This story is one of many that reveal the extraordinary legacy of Boundless: the Campaign for the University of Toronto, which ended on December 31, 2018. Read more inspiring stories of impact and discover why more than 100,000 people came together to make the Boundless campaign an historic success.

Town Shoes founder Leonard Simpson is one of more than 10,000 volunteers providing mentorship and opportunities to U of Tstudents.

A successful business often begins as a struggling business. Such was the case for Leonard Simpson. After earning his BA from University College in 1950, the 22-year-old Leonard took over his family’s struggling small chain of shoe stores. He first made the difficult decision to close two of the three stores, devoting his resources and energy to making just one store a success. That single store eventually grew into Town Shoes, the largest footwear retailer in Canada.

I get satisfaction out of helping students

In 2012, Simpson sold his company and joined U of T’s mentorship program with the ultimate goal of bettering his community. He poured himself into his work for the University, leveraging his expertise as an entrepreneur to help students from the Faculty of Arts & Science and the Rotman School of Management chart their paths to success. He would take numerous pupils under his wing at one time, going out of his way to create opportunities for them to learn from his experience and introduce them to members of his vast network of professional contacts.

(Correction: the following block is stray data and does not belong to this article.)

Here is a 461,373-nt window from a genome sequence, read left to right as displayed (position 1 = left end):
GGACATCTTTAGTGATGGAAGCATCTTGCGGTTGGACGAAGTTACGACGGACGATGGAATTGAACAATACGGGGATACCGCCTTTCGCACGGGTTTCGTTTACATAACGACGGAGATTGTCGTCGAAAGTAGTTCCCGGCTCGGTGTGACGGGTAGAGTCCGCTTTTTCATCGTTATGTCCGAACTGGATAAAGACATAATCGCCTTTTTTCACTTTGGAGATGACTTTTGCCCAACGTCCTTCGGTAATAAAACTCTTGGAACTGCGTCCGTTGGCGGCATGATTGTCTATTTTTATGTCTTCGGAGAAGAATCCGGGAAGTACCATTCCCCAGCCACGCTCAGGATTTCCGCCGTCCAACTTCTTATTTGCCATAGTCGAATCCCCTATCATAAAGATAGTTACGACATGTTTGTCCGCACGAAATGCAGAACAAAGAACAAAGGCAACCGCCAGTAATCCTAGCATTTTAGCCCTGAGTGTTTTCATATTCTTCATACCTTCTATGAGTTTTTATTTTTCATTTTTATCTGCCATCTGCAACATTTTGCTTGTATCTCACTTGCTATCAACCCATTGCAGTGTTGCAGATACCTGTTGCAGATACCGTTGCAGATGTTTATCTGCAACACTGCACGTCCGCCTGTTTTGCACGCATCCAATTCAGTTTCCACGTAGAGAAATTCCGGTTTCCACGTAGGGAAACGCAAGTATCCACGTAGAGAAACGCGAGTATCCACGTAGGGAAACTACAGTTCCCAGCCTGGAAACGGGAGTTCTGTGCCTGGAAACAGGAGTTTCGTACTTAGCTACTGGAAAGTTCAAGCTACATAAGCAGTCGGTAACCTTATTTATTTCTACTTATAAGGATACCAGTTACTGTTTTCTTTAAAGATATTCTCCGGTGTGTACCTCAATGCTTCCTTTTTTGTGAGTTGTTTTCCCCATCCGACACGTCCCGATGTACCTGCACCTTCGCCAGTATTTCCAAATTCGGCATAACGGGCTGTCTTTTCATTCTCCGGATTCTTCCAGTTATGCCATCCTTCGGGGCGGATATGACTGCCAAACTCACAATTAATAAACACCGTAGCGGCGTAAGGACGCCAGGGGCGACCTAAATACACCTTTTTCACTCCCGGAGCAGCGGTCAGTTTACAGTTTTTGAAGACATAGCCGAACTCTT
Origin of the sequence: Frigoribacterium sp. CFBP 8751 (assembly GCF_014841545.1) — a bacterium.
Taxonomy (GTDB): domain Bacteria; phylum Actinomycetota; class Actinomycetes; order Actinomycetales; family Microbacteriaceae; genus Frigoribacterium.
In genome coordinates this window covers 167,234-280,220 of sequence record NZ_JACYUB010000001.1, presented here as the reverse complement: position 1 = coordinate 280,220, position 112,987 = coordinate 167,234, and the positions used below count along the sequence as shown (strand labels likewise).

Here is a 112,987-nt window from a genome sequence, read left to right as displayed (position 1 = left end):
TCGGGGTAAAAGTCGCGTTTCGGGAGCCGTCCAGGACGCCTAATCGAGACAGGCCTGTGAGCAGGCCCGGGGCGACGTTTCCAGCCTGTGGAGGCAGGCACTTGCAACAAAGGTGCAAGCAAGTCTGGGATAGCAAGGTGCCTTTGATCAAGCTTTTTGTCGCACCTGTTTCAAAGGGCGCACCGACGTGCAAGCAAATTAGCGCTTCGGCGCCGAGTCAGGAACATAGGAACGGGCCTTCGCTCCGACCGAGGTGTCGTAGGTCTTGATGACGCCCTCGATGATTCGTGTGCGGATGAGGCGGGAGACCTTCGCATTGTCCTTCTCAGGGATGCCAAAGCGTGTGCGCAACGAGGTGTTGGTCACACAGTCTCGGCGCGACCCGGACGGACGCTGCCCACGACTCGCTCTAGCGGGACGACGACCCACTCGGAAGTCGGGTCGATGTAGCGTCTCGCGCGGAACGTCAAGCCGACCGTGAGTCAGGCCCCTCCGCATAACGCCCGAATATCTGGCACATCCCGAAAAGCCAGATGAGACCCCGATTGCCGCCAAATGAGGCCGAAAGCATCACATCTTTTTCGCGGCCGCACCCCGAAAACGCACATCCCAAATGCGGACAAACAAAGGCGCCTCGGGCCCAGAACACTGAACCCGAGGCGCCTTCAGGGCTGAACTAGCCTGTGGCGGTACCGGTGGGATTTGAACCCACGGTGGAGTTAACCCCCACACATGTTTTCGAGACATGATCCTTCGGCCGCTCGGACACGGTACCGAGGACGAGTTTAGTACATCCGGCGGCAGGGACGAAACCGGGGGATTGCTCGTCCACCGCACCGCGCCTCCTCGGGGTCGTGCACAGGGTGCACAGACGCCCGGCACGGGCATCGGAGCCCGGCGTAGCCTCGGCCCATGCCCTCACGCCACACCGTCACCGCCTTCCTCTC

“I talk to them about focus, about momentum, and about renewal,” Simpson said in 2016. “These are the three aspects I went through in my business, and that most companies go through as they mature.”

While studying for his master’s degree in economics, Alex Comeau became one of Simpson’s first mentees. The student leapt at the chance to gain insight into the personal traits and decision-making frame of mind that had shaped the successful retailer’s career. In the end, it was this expert tutelage that gave Comeau the tools necessary to pursue his ambitions—in 2015 he became an analyst at RBC PH&N Investment Counsel in Montreal, advising portfolio managers on asset allocation. He credits much of his success to Simpson’s influence at a pivotal moment in his life.

Simpson is part of a growing community of alumni volunteers inspired to reconnect with the University. Participation in mentorship has surged during the Boundless campaign, and thanks to alumni like Simpson, the mentorship program continues to provide invaluable support to students chasing their academic and professional dreams.

“I get satisfaction out of helping students,” he said. “I’m pretty active in the investment business, but that still leaves me 15 to 20 hours a week to fill. This extra time, and my interest in philanthropy, give me another platform to do something worthwhile.”